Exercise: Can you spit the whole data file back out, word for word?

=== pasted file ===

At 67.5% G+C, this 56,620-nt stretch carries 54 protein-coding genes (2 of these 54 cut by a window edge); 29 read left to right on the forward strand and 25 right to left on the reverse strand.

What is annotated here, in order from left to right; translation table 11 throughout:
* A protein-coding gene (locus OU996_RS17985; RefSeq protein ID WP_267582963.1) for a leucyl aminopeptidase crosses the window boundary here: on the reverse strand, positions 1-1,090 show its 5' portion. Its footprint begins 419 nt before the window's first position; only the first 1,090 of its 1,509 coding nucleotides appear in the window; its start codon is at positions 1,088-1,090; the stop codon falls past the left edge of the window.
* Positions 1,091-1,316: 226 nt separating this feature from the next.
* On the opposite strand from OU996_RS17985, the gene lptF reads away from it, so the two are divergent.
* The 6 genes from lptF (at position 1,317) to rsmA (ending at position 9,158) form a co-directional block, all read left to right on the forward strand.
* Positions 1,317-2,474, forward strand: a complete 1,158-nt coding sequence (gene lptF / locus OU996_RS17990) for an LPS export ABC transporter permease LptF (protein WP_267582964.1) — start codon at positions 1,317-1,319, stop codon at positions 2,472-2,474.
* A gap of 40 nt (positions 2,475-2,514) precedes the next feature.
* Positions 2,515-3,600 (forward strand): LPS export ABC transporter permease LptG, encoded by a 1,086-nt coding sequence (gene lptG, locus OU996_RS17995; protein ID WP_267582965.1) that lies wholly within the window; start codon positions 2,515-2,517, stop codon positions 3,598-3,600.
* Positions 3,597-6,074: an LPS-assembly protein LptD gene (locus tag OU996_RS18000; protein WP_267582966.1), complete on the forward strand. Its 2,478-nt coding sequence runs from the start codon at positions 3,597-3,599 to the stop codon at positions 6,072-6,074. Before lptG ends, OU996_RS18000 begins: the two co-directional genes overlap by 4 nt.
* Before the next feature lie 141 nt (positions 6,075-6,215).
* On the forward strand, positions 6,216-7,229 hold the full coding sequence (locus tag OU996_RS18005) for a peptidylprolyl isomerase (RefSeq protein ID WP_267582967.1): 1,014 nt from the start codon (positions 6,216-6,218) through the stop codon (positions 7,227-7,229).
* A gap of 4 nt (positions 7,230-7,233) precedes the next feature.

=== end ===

At 67.5% G+C, this 56,620-nt stretch carries 54 protein-coding genes (2 of these 54 cut by a window edge); 29 read left to right on the forward strand and 25 right to left on the reverse strand.

What is annotated here, in order from left to right; translation table 11 throughout:
* A protein-coding gene (locus OU996_RS17985; RefSeq protein ID WP_267582963.1) for a leucyl aminopeptidase crosses the window boundary here: on the reverse strand, positions 1-1,090 show its 5' portion. Its footprint begins 419 nt before the window's first position; only the first 1,090 of its 1,509 coding nucleotides appear in the window; its start codon is at positions 1,088-1,090; the stop codon falls past the left edge of the window.
* Positions 1,091-1,316: 226 nt separating this feature from the next.
* On the opposite strand from OU996_RS17985, the gene lptF reads away from it, so the two are divergent.
* The 6 genes from lptF (at position 1,317) to rsmA (ending at position 9,158) form a co-directional block, all read left to right on the forward strand.
* Positions 1,317-2,474, forward strand: a complete 1,158-nt coding sequence (gene lptF / locus OU996_RS17990) for an LPS export ABC transporter permease LptF (protein WP_267582964.1) — start codon at positions 1,317-1,319, stop codon at positions 2,472-2,474.
* A gap of 40 nt (positions 2,475-2,514) precedes the next feature.
* Positions 2,515-3,600 (forward strand): LPS export ABC transporter permease LptG, encoded by a 1,086-nt coding sequence (gene lptG, locus OU996_RS17995; protein ID WP_267582965.1) that lies wholly within the window; start codon positions 2,515-2,517, stop codon positions 3,598-3,600.
* Positions 3,597-6,074: an LPS-assembly protein LptD gene (locus tag OU996_RS18000; protein WP_267582966.1), complete on the forward strand. Its 2,478-nt coding sequence runs from the start codon at positions 3,597-3,599 to the stop codon at positions 6,072-6,074. Before lptG ends, OU996_RS18000 begins: the two co-directional genes overlap by 4 nt.
* Before the next feature lie 141 nt (positions 6,075-6,215).
* On the forward strand, positions 6,216-7,229 hold the full coding sequence (locus tag OU996_RS18005) for a peptidylprolyl isomerase (RefSeq protein ID WP_267582967.1): 1,014 nt from the start codon (positions 6,216-6,218) through the stop codon (positions 7,227-7,229).
* A gap of 4 nt (positions 7,230-7,233) precedes the next feature.